Being a low-budget AIP movie, the action is confined to the hills and mountain roads, but it's an effective and fairly unsensationalized look at the All-American post-nuclear family. Curiously the film's original trailer shows it may have been darker still, with deleted footage of one of the film's female victims all too eager to kill her tormentors, one of whom is seen sniffing her clothing while impassively watching an attack - the film itself is rather more subtle! The only extra on MGM/UA's Region 1 NTSC DVD is the trailer, but once again the 2.35:1 widescreen black and white transfer is superb.
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7 of 7 people found the following review helpful
2.0 out of 5 stars vincent price,deserved more than this, 21 Oct. 2012
By 
D. barnett (NORFOLK,ENGLAND) - See all my reviews
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This review is from: The Last Man On Earth [DVD] [1964] (DVD)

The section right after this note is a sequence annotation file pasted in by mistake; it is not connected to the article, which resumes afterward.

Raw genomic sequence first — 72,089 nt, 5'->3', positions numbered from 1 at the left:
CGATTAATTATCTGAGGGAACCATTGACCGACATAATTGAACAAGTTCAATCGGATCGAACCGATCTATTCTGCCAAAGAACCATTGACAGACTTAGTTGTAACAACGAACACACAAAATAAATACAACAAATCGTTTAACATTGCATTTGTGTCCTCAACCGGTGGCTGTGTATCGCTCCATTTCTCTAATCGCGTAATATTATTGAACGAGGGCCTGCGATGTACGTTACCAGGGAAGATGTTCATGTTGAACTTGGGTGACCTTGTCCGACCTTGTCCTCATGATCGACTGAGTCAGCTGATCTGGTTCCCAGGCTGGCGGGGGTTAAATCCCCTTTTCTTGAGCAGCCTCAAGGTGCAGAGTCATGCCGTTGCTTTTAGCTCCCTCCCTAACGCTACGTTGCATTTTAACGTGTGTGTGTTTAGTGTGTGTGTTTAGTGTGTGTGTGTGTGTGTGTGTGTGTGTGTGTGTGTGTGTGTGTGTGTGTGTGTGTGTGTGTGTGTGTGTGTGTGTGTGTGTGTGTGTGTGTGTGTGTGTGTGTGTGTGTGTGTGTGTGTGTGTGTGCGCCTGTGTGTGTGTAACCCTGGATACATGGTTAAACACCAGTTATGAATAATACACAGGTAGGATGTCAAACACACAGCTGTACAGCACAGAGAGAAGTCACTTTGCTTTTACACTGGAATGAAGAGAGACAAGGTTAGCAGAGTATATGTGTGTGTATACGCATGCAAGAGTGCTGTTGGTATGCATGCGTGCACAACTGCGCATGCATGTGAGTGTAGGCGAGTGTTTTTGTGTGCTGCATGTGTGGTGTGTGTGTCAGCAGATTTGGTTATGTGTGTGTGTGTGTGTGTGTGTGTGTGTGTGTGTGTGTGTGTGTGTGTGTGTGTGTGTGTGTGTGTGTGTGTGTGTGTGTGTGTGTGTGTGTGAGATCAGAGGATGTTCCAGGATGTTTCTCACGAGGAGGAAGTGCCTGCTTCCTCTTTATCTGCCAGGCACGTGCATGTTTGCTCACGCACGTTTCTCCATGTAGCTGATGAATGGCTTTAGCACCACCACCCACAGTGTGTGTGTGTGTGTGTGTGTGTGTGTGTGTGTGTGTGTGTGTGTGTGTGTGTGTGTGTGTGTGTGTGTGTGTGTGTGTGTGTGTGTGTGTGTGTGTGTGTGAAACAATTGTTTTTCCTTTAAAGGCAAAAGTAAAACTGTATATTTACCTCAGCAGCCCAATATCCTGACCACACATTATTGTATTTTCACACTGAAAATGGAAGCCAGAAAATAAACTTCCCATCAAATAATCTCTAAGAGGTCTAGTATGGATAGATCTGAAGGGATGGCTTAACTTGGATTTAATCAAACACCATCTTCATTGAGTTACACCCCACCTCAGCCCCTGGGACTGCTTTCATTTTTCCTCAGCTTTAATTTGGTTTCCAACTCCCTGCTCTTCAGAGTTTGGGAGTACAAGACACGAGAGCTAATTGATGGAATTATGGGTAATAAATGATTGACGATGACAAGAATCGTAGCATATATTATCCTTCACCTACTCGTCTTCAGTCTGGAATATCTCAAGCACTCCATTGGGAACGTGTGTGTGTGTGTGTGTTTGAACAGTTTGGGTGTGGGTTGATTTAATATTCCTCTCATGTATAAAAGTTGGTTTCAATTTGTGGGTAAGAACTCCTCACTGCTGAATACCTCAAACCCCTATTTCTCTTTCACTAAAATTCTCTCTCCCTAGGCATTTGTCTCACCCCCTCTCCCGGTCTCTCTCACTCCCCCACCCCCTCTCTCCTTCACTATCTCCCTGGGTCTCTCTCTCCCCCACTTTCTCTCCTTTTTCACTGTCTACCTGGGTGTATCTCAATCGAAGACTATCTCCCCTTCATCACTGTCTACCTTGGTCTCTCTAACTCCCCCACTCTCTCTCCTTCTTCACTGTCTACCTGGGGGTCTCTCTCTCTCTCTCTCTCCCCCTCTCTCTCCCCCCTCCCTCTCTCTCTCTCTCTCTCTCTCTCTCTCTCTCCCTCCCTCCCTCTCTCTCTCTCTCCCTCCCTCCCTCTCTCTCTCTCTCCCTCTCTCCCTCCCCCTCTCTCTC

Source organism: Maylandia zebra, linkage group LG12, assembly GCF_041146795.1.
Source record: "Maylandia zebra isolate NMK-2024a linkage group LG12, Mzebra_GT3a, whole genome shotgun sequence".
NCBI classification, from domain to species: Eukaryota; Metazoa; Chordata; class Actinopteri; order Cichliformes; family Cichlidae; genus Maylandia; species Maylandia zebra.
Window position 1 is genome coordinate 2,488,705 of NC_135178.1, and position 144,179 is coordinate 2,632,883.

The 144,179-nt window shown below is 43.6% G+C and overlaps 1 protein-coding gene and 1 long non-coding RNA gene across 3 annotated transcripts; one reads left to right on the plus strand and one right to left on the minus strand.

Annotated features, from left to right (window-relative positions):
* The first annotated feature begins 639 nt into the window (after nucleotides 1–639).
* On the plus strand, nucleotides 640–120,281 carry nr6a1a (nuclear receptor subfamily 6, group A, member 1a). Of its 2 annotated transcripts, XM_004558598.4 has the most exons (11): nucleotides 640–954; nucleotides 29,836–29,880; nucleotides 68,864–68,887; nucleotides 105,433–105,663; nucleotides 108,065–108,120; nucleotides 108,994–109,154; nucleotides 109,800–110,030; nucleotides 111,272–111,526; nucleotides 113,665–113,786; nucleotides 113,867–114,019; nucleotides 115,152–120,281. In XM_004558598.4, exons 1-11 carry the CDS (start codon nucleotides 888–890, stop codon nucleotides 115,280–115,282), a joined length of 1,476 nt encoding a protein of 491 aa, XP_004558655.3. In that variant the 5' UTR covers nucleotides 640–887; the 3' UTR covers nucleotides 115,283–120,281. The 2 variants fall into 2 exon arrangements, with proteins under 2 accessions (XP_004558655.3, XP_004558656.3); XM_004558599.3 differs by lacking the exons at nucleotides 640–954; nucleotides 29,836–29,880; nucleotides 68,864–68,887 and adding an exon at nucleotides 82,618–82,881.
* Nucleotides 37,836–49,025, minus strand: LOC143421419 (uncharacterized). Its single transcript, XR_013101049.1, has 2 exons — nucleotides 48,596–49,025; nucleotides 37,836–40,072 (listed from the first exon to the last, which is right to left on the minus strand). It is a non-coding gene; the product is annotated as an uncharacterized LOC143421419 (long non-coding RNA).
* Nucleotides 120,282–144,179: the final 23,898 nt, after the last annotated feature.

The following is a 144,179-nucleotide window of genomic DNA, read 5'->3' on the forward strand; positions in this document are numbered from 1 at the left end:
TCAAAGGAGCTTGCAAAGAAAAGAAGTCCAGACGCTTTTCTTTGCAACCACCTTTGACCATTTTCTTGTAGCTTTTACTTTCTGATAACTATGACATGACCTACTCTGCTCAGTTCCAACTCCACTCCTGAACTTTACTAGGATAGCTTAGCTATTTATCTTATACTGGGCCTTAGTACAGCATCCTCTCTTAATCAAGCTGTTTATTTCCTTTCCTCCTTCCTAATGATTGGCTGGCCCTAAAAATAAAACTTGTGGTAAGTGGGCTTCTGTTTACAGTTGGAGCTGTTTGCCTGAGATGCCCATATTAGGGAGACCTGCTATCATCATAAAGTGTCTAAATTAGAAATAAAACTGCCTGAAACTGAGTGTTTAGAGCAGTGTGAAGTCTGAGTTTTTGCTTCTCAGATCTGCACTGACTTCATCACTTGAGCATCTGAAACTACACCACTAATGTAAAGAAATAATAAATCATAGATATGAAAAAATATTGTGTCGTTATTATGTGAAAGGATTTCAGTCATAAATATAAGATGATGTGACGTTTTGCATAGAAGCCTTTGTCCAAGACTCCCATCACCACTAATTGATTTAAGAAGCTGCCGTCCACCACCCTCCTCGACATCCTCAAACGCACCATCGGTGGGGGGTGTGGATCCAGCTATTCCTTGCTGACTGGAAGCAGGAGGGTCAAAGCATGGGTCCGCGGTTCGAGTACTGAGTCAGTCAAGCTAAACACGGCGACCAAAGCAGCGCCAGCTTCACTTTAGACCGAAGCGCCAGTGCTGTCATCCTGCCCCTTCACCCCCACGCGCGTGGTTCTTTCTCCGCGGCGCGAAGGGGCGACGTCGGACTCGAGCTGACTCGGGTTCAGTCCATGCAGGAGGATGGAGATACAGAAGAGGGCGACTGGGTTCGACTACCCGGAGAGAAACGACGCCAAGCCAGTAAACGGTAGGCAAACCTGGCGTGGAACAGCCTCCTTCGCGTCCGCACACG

Sadly i was dissapointed with the quality of this dvd,as other people have written also,i thought at first it was my dvd player,but sadly it was not..they could have at least cleaned up the picture as it can be done & should have been done,the film is a little lack lustre & although i appreciate that it only cost me a few pounds i will be giving this to a charity shop because i will not watch this one again,so sad as vincent price is/was a legend in my mind to be put straight to a dvd in such poor quality like they have,shame on you.He deserves better than this release.YOU HAVE BEEN WARNED
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8 of 8 people found the following review helpful
1.0 out of 5 stars Horrible quality, 29 Dec. 2012
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This review is from: The Last Man On Earth [DVD] [1964] (DVD)
For god's sake don't buy the "Elstree Hill Entertainment" edition of the film. The picture quality on this disc is absolutely horrible. I've been wanting to see this film for so long, but I couldn't bear to spoil the fun by watching it the way presented here.